«Cirugía espinal optativa en personas VIH-seropositivas asintomáticas: Complicaciones preoperatoiras y resultados.»
Young, William F. MD *; Axelrod, Peter MD +; Jallo, Jack MD *
Study Design. This is a retrospective study consisting of medical records review and evaluation of pertinent radiographs.
Objectives. In this study, complications and outcomes are reviewed in a series of HIV-positive patients undergoing spinal surgery. Surgery was performed for conditions that were unrelated to HIV infection.
Methods. From the period 1996 to 2000, we identified 10 seropositive patients who underwent spinal procedures for conditions that did not arise as a complication of HIV infection. A retrospective review was done, which included inpatient and out patient records.
Results. A total of 6 women and 5 men who were HIV-positive underwent spinal surgery during the time period reviewed. Surgery was performed for a variety of conditions, including lumbar disc herniaition, degenerative disc disease, cervical disc herniation, spinal fractures, and Arnold-Chiari malformation. The mean CD4 count was 279 cells/mm3 before surgery. All patients had at least 6 months of conservative management before surgery, except in the case of those who had spinal fractures. Two patients sustained postoperative complications: 1 patient developed a superficial wound infection, which was successfully treated with antibiotics, and 1 patient experienced prolonged fever (7 days) after surgery, which resolved without a clear diagnosis. All patients were improved after surgery (mean follow-up, 29.3 months)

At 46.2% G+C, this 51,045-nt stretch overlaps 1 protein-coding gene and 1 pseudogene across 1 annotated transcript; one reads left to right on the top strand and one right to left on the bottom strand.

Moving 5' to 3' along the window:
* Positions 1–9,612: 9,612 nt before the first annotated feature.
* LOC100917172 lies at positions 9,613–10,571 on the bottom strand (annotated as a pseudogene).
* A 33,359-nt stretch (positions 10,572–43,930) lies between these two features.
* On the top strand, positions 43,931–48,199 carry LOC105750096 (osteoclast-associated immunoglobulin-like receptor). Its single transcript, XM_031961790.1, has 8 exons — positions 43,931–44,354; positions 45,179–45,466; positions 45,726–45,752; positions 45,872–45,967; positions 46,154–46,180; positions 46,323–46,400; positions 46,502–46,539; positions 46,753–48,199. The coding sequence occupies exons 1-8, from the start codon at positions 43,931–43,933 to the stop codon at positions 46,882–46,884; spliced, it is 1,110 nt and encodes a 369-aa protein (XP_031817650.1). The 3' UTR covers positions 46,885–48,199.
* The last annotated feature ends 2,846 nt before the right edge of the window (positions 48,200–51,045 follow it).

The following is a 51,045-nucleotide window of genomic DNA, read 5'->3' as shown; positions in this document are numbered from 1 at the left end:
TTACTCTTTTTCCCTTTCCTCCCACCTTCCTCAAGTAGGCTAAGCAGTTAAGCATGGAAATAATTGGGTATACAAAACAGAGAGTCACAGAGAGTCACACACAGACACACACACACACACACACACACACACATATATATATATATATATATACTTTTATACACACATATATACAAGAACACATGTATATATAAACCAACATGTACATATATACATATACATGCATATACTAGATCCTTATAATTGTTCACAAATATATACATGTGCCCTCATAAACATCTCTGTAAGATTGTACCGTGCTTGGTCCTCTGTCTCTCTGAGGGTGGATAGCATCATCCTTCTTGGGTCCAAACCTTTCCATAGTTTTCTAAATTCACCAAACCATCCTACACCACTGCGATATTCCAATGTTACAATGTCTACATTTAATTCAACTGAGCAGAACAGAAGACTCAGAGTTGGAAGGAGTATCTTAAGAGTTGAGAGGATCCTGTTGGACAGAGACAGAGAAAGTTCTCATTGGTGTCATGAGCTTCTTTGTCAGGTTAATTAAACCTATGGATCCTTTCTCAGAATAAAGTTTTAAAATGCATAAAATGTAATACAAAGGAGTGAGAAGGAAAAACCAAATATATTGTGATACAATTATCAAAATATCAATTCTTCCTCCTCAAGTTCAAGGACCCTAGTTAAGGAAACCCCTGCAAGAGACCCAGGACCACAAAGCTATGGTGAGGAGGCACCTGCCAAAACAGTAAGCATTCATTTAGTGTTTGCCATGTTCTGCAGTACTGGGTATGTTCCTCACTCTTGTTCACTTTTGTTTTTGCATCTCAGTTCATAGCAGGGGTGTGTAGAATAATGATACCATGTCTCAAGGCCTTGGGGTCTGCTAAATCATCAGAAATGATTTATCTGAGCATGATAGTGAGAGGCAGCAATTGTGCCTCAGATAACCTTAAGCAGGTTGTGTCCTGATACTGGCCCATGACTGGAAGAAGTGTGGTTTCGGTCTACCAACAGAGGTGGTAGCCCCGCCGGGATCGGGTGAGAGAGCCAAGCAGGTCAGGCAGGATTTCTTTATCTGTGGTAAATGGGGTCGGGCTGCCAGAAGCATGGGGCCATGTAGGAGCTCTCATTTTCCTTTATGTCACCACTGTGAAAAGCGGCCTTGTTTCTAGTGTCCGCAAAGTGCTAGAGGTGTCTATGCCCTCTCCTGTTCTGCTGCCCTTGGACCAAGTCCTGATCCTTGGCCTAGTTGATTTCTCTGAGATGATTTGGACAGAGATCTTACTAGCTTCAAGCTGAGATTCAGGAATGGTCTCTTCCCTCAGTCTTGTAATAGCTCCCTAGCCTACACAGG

Conclusions. Many physicians have held a nihilistic approach, when it comes to the treatment of HIV-positive persons. However, our results in this small series of patients suggest that spinal surgery may be appropriate and can be performed with acceptable outcomes in selected patients.
Spine. 30(2):256-259, January 15, 2005.